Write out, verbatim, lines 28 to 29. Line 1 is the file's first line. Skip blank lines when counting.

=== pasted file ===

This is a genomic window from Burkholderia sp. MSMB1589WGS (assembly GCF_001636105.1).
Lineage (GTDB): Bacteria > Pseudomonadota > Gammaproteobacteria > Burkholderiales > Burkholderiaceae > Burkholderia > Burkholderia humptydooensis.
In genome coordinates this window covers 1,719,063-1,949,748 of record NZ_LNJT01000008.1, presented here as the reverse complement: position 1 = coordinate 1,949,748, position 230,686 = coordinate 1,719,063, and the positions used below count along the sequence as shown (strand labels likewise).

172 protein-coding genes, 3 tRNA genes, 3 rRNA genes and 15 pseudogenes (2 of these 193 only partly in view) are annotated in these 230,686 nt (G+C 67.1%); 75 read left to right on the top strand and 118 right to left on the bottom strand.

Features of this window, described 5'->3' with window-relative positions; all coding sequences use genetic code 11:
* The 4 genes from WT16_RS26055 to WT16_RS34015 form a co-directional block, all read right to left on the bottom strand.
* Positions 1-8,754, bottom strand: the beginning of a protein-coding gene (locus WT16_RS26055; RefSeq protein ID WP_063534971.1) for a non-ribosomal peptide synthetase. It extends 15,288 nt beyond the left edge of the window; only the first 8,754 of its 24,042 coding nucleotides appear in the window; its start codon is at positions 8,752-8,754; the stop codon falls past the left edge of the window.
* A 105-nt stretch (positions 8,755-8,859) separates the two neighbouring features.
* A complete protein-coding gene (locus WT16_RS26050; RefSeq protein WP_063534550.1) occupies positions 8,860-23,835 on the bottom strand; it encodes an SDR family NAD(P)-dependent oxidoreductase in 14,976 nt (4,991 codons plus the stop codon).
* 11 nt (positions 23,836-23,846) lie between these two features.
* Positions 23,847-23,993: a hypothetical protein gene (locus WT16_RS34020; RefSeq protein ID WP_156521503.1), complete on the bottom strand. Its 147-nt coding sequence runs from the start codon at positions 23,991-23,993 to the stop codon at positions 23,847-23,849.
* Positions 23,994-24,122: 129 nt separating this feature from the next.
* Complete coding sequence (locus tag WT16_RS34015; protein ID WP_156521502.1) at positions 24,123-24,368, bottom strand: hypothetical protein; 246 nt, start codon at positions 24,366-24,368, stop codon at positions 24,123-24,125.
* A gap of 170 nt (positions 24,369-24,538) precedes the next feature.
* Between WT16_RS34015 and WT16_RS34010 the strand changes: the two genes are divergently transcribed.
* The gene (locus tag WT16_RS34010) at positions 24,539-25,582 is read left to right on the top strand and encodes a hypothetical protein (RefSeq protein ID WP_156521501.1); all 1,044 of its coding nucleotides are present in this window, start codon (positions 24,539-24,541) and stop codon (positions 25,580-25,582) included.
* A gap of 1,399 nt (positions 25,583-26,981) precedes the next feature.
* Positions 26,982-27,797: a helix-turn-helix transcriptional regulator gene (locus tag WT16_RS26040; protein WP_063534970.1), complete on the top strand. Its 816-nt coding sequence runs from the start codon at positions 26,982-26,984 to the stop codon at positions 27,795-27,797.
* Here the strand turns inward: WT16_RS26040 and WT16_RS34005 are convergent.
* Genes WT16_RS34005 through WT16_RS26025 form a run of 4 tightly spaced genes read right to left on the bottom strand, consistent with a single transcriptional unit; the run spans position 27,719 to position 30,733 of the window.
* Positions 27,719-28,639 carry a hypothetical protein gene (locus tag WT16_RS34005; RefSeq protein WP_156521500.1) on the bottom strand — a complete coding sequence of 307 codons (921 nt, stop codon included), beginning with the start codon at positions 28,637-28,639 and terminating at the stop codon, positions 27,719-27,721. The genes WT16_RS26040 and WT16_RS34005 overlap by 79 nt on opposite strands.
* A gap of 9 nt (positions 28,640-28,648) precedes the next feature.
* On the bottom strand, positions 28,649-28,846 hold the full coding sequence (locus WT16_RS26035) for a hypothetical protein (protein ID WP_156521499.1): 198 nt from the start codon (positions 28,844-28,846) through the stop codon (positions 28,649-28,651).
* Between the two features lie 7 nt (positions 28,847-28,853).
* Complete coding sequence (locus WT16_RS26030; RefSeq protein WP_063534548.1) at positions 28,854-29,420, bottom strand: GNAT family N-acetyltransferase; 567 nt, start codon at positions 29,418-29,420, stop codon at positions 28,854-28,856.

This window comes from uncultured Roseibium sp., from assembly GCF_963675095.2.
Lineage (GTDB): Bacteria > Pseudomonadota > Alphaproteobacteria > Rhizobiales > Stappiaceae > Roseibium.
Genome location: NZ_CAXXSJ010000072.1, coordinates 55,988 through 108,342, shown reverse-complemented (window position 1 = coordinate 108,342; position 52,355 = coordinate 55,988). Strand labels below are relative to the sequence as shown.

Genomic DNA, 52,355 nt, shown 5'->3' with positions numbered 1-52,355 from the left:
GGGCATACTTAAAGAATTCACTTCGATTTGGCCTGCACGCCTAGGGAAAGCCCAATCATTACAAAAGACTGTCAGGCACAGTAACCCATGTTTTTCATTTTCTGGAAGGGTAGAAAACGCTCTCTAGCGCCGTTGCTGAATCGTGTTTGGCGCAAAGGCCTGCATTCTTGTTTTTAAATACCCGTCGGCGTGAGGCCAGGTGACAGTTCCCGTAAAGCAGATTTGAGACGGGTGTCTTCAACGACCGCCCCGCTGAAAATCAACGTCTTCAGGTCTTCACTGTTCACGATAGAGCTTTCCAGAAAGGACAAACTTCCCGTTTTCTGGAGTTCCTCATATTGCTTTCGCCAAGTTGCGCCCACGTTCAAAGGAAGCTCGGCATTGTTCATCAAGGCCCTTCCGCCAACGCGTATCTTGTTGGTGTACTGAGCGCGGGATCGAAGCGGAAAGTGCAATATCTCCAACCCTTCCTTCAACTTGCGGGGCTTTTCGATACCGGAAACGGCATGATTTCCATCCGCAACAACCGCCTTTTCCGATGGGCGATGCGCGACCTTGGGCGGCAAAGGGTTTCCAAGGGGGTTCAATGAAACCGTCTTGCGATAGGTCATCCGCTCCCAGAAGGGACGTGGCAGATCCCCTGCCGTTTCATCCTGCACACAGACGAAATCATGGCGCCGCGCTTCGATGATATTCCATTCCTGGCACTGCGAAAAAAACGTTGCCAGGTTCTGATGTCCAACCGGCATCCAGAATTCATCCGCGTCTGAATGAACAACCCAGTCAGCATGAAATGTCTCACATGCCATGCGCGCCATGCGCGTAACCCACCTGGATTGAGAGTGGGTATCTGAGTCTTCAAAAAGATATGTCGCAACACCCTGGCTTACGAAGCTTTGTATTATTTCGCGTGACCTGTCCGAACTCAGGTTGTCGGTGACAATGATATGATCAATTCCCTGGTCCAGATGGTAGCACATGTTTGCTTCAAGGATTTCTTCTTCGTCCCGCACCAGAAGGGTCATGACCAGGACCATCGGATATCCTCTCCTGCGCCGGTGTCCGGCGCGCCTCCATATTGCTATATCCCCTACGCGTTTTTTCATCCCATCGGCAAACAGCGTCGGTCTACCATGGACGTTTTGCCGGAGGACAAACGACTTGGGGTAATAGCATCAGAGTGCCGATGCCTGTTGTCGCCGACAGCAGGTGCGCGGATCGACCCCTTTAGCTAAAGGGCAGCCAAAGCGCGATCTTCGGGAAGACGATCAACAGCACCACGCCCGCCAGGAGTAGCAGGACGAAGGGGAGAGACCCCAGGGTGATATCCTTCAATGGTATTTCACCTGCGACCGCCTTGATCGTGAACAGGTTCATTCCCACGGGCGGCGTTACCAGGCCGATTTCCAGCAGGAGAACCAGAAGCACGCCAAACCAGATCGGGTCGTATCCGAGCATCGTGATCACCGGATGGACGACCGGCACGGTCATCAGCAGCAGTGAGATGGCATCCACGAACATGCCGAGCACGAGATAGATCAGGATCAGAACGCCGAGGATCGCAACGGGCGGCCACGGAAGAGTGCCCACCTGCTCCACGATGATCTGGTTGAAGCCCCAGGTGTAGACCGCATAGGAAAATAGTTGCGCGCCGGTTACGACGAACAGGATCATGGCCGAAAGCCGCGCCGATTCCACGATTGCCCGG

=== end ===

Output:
Genome location: NZ_CAXXSJ010000072.1, coordinates 55,988 through 108,342, shown reverse-complemented (window position 1 = coordinate 108,342; position 52,355 = coordinate 55,988). Strand labels below are relative to the sequence as shown.

Genomic DNA, 52,355 nt, shown 5'->3' with positions numbered 1-52,355 from the left: